The soup was fine, a fairly basic broth of lamb and vegetables (including that pretty watermelon radish, which is the closest I could find to the "green radish" the recipe calls for), but the noodles were really the star. The texture was great: enough tooth to provide substance, but still soft and easy to slurp. Next time — and there will be a next time — I'll try them pan-fried.

Paloo | Rice with lamb and carrots | Recipe

Paloo, plov, pilau, polo, many languages, so many nearly identical ways to refer to rice with stuff in it. Compared to how intricate this sort of thing can be in Persian or Indian cuisine, this version with carrot sticks and lamb may seem pretty modest, but this felt like a big step compared to the utter blandness of Kazakh food. The dish wasn't as exciting as the noodles, probably in part because I discovered after everyone had left that I'd forgotten to distribute cloves from the garlic head that I'd steamed on top!

The drinks were just about the same as for Kuwait: watered down kefir and tea. After the hyper-caffeinated experience with the last meal, Laura and I took it easy with the tea this time!


Meal 43: DPR Korea

Nothing about making a North Korean meal is easy. First of all, it's even hard to find someone from North Korea to talk to: estimates say that only 14,000 people have managed to escape the totalitarian state in the 59 years since the end of the Korean War, and there's virtually zero Internet access within the country. Secondly, except for a particular noodle dish, most (South) Koreans aren't really aware of which of the foods they eat originated across the DMZ. And thirdly, when you search for "North Korean food," you tend to find information about famine and international relations, not recipes. Needless to say, this meal is a feast of an abundance that probably only a privileged few would ever enjoy in North Korea.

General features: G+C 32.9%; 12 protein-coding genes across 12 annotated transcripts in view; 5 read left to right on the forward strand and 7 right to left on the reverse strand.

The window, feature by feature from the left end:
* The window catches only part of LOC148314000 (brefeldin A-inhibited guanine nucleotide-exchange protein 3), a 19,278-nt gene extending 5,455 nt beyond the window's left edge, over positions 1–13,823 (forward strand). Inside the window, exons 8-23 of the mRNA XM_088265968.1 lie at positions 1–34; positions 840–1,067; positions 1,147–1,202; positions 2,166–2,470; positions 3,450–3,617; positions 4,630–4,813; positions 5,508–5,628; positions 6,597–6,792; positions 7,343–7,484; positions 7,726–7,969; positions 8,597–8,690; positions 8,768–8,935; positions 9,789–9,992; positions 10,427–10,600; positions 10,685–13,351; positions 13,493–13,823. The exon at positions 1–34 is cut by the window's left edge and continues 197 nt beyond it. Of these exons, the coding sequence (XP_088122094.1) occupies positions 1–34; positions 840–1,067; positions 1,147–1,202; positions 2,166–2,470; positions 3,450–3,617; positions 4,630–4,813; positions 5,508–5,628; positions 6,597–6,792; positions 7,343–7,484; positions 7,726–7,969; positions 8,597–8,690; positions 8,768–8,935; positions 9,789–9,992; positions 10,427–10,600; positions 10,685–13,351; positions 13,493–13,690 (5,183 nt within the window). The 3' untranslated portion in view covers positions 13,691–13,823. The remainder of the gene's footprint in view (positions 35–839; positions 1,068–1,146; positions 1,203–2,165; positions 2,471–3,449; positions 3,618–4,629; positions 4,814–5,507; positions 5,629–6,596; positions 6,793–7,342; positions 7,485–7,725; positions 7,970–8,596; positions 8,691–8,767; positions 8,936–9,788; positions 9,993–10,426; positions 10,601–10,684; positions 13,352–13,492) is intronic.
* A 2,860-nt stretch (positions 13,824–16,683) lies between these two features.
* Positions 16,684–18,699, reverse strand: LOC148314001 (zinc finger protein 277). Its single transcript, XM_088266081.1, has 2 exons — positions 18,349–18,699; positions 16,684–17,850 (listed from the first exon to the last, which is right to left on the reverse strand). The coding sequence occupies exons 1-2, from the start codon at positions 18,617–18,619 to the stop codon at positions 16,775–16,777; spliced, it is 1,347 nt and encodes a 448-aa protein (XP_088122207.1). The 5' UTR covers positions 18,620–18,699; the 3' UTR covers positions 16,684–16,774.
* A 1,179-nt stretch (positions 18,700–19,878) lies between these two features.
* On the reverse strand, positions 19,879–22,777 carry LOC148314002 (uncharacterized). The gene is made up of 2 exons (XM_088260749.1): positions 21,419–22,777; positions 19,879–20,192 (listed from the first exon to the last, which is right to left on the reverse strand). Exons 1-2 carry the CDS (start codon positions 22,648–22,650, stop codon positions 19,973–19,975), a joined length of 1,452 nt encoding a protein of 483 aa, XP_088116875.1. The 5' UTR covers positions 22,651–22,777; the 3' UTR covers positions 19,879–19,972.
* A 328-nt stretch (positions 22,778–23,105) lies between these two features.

With help and research from my officemate Soo Young, whose grandfather hailed from the north of Korea, and some clutch advice from my Korean foodie friend Monica, I managed to cobble together a menu. But that's not to make the darn meal! I made the kim chi the week before, and the beef broth a few days before. We took a trip all the way to the H-Mart in Flushing, Queens on Saturday for ingredients, I spent most of Sunday afternoon prepping, and then Soo Young and I spent the evening frying, folding, steaming, and cooling. I've never seen so many prep bowls used in one meal!

Before we continue, a note on the meal order. You may be wondering, "North Korea? But you just cooked Croatia, how's that alphabetical?" Well, we go by the strict alphabetical order of this UN member list, and the official name is Democratic People's Republic of Korea. Yes, we have three more C's to go, but for a variety of reasons we have to do those later.

Along with Soo Young, we had Lauren, Padraig, Jens, Melanie, Angad, Michele, and Rachel — she's the one with the headphones and microphone, recording for an upcoming radio segment!

Bindaetteok | Mung bean pancakes | Recipe

If you'd handed me a bunch of yellow split mung beans, I'd never have thought to soak them in cold water with a bit of rice for a few hours, then puree it, add some preserved fiddlehead ferns, onions, pork, and seasoning, and then fry it like pancakes. But Koreans have been doing exactly that for at least three hundred and fifty years. And I can see why! (And not just because it's fun to mix.) From these basic ingredients a wonderful richness emerges. The crisp outside contrasts with the soft inside, too, which makes it all the more fun to eat.

Mandu | Dumplings | Recipe